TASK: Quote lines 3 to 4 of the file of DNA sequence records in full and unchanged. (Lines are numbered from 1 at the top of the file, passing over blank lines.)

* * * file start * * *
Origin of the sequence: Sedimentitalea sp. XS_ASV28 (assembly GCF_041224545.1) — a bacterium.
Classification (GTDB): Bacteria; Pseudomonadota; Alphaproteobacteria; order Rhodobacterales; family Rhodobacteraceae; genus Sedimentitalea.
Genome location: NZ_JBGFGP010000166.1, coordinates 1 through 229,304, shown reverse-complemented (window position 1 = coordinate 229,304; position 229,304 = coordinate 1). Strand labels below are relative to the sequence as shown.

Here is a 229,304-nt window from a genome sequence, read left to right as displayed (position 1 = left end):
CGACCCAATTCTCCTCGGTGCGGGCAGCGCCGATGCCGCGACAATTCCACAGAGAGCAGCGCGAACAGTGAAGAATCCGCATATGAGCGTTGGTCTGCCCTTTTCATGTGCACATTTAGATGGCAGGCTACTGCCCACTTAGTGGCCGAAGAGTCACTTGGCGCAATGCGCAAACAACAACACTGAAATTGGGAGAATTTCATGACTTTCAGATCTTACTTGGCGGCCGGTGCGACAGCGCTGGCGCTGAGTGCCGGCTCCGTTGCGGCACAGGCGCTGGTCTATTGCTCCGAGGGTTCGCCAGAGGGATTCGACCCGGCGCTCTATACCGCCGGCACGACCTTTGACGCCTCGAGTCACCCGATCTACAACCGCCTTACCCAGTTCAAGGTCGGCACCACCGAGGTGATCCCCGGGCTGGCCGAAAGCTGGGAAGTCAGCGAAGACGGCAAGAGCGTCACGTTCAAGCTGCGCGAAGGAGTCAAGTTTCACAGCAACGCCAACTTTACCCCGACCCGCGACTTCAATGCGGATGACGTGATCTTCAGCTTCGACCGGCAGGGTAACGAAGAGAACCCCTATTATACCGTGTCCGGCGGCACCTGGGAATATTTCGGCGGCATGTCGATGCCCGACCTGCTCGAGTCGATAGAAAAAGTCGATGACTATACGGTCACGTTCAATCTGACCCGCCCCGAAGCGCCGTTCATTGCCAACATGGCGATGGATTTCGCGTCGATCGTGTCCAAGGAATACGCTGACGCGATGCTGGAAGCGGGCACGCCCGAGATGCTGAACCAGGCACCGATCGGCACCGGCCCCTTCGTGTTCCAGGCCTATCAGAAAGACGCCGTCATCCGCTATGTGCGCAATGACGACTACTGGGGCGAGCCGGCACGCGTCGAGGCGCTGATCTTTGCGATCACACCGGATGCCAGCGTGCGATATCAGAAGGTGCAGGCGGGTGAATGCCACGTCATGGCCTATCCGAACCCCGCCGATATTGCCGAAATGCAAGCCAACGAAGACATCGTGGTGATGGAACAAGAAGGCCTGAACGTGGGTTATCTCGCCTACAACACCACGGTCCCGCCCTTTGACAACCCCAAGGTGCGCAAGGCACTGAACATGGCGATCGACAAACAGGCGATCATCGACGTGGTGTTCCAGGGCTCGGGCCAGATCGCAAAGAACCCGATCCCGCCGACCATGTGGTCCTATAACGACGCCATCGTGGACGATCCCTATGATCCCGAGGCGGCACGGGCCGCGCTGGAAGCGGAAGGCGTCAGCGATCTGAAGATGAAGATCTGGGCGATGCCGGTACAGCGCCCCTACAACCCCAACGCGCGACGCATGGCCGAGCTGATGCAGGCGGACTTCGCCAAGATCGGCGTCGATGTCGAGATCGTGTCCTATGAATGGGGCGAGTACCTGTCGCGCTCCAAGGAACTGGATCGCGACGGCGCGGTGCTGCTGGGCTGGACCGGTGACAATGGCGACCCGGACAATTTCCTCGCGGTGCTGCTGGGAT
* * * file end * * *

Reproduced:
Genome location: NZ_JBGFGP010000166.1, coordinates 1 through 229,304, shown reverse-complemented (window position 1 = coordinate 229,304; position 229,304 = coordinate 1). Strand labels below are relative to the sequence as shown.

Here is a 229,304-nt window from a genome sequence, read left to right as displayed (position 1 = left end):